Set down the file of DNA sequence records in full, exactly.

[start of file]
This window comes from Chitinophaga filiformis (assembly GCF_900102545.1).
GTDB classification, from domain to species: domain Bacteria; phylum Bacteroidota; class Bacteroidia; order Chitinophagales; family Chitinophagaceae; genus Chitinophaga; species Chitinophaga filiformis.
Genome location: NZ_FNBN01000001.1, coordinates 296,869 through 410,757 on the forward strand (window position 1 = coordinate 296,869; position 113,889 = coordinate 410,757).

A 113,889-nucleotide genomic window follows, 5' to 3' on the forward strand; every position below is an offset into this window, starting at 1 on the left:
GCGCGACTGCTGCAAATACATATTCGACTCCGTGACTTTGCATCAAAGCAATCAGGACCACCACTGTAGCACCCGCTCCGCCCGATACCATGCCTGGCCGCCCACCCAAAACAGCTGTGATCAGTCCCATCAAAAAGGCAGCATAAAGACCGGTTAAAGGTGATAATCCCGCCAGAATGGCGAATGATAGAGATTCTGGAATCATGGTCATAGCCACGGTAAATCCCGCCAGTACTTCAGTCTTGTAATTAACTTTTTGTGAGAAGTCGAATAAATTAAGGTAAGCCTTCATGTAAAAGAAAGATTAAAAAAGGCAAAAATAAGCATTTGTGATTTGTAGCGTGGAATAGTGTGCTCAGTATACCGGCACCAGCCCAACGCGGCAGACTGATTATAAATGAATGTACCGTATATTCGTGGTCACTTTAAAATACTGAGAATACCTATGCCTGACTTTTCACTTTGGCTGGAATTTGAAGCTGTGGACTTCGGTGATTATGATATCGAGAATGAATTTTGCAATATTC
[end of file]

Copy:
This window comes from Chitinophaga filiformis (assembly GCF_900102545.1).
GTDB classification, from domain to species: domain Bacteria; phylum Bacteroidota; class Bacteroidia; order Chitinophagales; family Chitinophagaceae; genus Chitinophaga; species Chitinophaga filiformis.
Genome location: NZ_FNBN01000001.1, coordinates 296,869 through 410,757 on the forward strand (window position 1 = coordinate 296,869; position 113,889 = coordinate 410,757).

A 113,889-nucleotide genomic window follows, 5' to 3' on the forward strand; every position below is an offset into this window, starting at 1 on the left:
GCGCGACTGCTGCAAATACATATTCGACTCCGTGACTTTGCATCAAAGCAATCAGGACCACCACTGTAGCACCCGCTCCGCCCGATACCATGCCTGGCCGCCCACCCAAAACAGCTGTGATCAGTCCCATCAAAAAGGCAGCATAAAGACCGGTTAAAGGTGATAATCCCGCCAGAATGGCGAATGATAGAGATTCTGGAATCATGGTCATAGCCACGGTAAATCCCGCCAGTACTTCAGTCTTGTAATTAACTTTTTGTGAGAAGTCGAATAAATTAAGGTAAGCCTTCATGTAAAAGAAAGATTAAAAAAGGCAAAAATAAGCATTTGTGATTTGTAGCGTGGAATAGTGTGCTCAGTATACCGGCACCAGCCCAACGCGGCAGACTGATTATAAATGAATGTACCGTATATTCGTGGTCACTTTAAAATACTGAGAATACCTATGCCTGACTTTTCACTTTGGCTGGAATTTGAAGCTGTGGACTTCGGTGATTATGATATCGAGAATGAATTTTGCAATATTC